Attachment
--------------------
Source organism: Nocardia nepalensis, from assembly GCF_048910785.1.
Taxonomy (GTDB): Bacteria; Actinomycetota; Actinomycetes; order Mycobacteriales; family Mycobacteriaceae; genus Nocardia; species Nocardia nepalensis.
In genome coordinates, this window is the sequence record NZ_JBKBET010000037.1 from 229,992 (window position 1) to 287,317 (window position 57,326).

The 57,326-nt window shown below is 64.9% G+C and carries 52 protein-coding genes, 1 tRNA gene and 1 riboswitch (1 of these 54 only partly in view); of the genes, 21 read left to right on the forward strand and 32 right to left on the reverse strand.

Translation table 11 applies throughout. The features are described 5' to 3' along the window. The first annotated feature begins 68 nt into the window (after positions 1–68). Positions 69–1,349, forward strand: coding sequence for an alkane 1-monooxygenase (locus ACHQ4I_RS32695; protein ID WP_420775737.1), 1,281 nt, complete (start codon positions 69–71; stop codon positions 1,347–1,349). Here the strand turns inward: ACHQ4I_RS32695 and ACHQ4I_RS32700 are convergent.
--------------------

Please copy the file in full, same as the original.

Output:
Source organism: Nocardia nepalensis, from assembly GCF_048910785.1.
Taxonomy (GTDB): Bacteria; Actinomycetota; Actinomycetes; order Mycobacteriales; family Mycobacteriaceae; genus Nocardia; species Nocardia nepalensis.
In genome coordinates, this window is the sequence record NZ_JBKBET010000037.1 from 229,992 (window position 1) to 287,317 (window position 57,326).

The 57,326-nt window shown below is 64.9% G+C and carries 52 protein-coding genes, 1 tRNA gene and 1 riboswitch (1 of these 54 only partly in view); of the genes, 21 read left to right on the forward strand and 32 right to left on the reverse strand.

Translation table 11 applies throughout. The features are described 5' to 3' along the window. The first annotated feature begins 68 nt into the window (after positions 1–68). Positions 69–1,349, forward strand: coding sequence for an alkane 1-monooxygenase (locus ACHQ4I_RS32695; protein ID WP_420775737.1), 1,281 nt, complete (start codon positions 69–71; stop codon positions 1,347–1,349). Here the strand turns inward: ACHQ4I_RS32695 and ACHQ4I_RS32700 are convergent.